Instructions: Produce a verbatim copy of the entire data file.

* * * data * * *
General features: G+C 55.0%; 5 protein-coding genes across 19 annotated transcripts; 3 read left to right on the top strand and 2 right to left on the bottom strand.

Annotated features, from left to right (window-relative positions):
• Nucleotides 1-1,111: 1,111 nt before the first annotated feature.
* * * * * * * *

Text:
General features: G+C 55.0%; 5 protein-coding genes across 19 annotated transcripts; 3 read left to right on the top strand and 2 right to left on the bottom strand.

Annotated features, from left to right (window-relative positions):
• Nucleotides 1-1,111: 1,111 nt before the first annotated feature.